• August 20th 2019 at 22:04

Ubuntu Security Notice USN-4103-2

Ubuntu Security Notice 4103-2 - Jasiel Spelman discovered that a double free existed in the docker-credential- helpers dependency of Docker. A local attacker could use this to cause a denial of service or possibly execute arbitrary code. Jasiel Spelman discovered that a double free existed in docker-credential- helpers. A local attacker could use this to cause a denial of service or possibly execute arbitrary code. Various other issues were also addressed.
  • August 20th 2019 at 22:04

Ubuntu Security Notice USN-4104-1

Ubuntu Security Notice 4104-1 - Donny Davis discovered that the Nova Compute service could return configuration or other information in response to a failed API request in some situations. A remote attacker could use this to expose sensitive information.
  • August 20th 2019 at 22:04

Ubuntu Security Notice USN-4105-1

Ubuntu Security Notice 4105-1 - Stephan Zeisberg discovered that the CUPS SNMP backend incorrectly handled encoded ASN.1 inputs. A remote attacker could possibly use this issue to cause CUPS to crash by providing specially crafted network traffic. It was discovered that CUPS did not properly handle client disconnection events. A local attacker could possibly use this issue to cause a denial of service or disclose memory from the CUPS server. Various other issues were also addressed.
  • August 20th 2019 at 22:04

Ubuntu Security Notice USN-4103-1

Ubuntu Security Notice 4103-1 - Jasiel Spelman discovered that a double free existed in docker-credential- helpers. A local attacker could use this to cause a denial of service or possibly execute arbitrary code.
  • August 20th 2019 at 22:03

Facebook’s New Privacy Feature Comes With a Loophole

By Louise Matsakis
"Off-Facebook Activity" will give users more control over their data, but Facebook needs up to 48 hours to aggregate your information into a format it can share with advertisers.

Microsoft Offers $30K Rewards For Chromium Edge Beta Flaws

By Lindsey O'Donnell
Microsoft released the beta of its new Chromium-based Edge - and it is offering rewards of up to $30,000 for researchers to hunt out vulnerabilities in the browser.

No REST for the wicked: Ruby gem hacked to siphon passwords, secrets from web devs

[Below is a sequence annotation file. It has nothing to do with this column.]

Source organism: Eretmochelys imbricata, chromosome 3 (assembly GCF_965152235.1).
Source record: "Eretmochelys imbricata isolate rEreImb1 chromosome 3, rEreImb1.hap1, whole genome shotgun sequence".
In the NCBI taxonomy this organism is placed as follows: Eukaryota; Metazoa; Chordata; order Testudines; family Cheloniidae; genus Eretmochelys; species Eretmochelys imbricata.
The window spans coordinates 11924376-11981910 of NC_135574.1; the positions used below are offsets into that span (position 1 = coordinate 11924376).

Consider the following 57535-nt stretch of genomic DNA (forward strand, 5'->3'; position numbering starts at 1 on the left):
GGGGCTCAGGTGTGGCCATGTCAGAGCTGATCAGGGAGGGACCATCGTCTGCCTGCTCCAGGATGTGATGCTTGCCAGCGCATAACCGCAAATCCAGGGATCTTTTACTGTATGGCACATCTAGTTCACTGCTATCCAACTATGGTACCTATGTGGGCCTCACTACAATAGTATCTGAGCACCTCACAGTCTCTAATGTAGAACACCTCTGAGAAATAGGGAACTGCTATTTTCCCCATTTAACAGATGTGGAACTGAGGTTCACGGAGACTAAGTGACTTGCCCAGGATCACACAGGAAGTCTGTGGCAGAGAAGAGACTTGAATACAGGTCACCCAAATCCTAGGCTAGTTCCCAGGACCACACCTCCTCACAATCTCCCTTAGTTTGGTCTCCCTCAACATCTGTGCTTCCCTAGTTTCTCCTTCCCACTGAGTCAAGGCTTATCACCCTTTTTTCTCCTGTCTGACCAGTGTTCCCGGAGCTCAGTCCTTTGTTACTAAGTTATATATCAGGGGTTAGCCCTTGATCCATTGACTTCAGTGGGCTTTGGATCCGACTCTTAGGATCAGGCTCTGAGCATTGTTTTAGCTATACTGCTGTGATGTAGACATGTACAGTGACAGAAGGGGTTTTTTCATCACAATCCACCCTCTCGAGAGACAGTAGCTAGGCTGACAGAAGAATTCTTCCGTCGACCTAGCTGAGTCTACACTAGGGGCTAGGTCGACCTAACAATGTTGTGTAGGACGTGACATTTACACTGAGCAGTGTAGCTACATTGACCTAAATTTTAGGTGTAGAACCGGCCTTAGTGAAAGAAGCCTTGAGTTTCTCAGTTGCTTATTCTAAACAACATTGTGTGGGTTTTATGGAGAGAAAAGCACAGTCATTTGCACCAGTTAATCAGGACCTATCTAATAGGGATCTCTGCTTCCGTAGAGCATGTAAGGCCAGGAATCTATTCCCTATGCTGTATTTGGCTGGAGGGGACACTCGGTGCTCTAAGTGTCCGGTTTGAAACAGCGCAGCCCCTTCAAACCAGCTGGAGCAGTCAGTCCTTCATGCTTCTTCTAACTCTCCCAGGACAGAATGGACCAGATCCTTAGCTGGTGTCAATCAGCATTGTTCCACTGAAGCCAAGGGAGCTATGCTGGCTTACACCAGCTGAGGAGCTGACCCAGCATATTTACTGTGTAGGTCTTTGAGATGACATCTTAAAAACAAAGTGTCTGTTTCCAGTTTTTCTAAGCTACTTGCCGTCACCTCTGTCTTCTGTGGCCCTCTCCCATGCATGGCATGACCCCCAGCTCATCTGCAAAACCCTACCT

Developer account cracked due to credential reuse, source tampered with and released to hundreds of programmers

An old version of a Ruby software package called rest-client that was modified and released about a week ago has been removed from the Ruby Gems repository – because it was found to be deliberately leaking victims' credentials to a remote server.…

  • August 20th 2019 at 21:21

Apple Misstep Leaves iPhones Open to Jailbreak

By Jai Vijayan Contributing Writer
Newest version of iOS contains a critical bug that the company had previously already patched.

  • August 20th 2019 at 21:21

Haveged 1.9.5 Alpha

haveged is a daemon that feeds the /dev/random pool on Linux using an adaptation of the HArdware Volatile Entropy Gathering and Expansion algorithm invented at IRISA. The algorithm is self-tuning on machines with cpuid support, and has been tested in both 32-bit and 64-bit environments. The tarball uses the GNU build mechanism, and includes self test targets and a spec file for those who want to build an RPM.
  • August 20th 2019 at 21:11

HNN #230 - August 20, 2019


This week, 61 impacted versions of Apache Struts let off security advisories, a hacker publicly releases Jailbreak for iOS version 12.4, Chrome users ignoring warnings to change breached passwords, an unpatchable security flaw found in popular SoC boards, and a reward up to $30,000 for find vulns in Microsoft Edge dev and beta channels! In the expert commentary, we welcome Jason Wood, to discuss Ransomware and City Governments!


Full Show Notes:

Roman Sannikov, Recorded Future -


Visit for all the latest episodes!

Follow us on Twitter:

Like us on Facebook:

  • August 20th 2019 at 20:59

Chris Young and Ken McCray Recognized on CRN’s 2019 Top 100 Executives List

By Amber Wolff

CRN, a brand of The Channel Company, recently recognized McAfee CEO Chris Young and Head of Channel Sales Operations for the Americas Ken McCray in its list of Top 100 Executives of 2019. This annual list honors technology executives who lead, influence, innovate and disrupt the IT channel.